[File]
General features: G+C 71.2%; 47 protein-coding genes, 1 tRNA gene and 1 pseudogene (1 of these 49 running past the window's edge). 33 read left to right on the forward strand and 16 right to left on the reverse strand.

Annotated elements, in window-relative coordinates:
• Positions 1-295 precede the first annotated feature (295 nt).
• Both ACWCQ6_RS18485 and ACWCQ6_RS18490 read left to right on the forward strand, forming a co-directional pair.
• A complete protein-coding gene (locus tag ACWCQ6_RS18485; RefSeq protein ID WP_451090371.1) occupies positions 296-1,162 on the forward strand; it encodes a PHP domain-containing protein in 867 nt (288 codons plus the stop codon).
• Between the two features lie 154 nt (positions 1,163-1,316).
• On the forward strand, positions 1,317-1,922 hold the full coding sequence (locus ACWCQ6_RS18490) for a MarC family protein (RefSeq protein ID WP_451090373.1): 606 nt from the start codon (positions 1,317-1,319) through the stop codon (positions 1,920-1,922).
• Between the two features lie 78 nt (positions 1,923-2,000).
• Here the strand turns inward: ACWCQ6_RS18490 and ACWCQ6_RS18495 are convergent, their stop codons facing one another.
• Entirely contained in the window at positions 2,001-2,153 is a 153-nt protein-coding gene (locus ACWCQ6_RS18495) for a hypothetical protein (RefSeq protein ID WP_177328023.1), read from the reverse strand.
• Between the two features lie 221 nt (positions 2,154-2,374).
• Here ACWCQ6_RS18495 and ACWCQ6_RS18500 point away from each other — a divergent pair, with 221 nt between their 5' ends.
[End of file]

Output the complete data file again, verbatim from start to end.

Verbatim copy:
General features: G+C 71.2%; 47 protein-coding genes, 1 tRNA gene and 1 pseudogene (1 of these 49 running past the window's edge). 33 read left to right on the forward strand and 16 right to left on the reverse strand.

Annotated elements, in window-relative coordinates:
• Positions 1-295 precede the first annotated feature (295 nt).
• Both ACWCQ6_RS18485 and ACWCQ6_RS18490 read left to right on the forward strand, forming a co-directional pair.
• A complete protein-coding gene (locus tag ACWCQ6_RS18485; RefSeq protein ID WP_451090371.1) occupies positions 296-1,162 on the forward strand; it encodes a PHP domain-containing protein in 867 nt (288 codons plus the stop codon).
• Between the two features lie 154 nt (positions 1,163-1,316).
• On the forward strand, positions 1,317-1,922 hold the full coding sequence (locus ACWCQ6_RS18490) for a MarC family protein (RefSeq protein ID WP_451090373.1): 606 nt from the start codon (positions 1,317-1,319) through the stop codon (positions 1,920-1,922).
• Between the two features lie 78 nt (positions 1,923-2,000).
• Here the strand turns inward: ACWCQ6_RS18490 and ACWCQ6_RS18495 are convergent, their stop codons facing one another.
• Entirely contained in the window at positions 2,001-2,153 is a 153-nt protein-coding gene (locus ACWCQ6_RS18495) for a hypothetical protein (RefSeq protein ID WP_177328023.1), read from the reverse strand.
• Between the two features lie 221 nt (positions 2,154-2,374).
• Here ACWCQ6_RS18495 and ACWCQ6_RS18500 point away from each other — a divergent pair, with 221 nt between their 5' ends.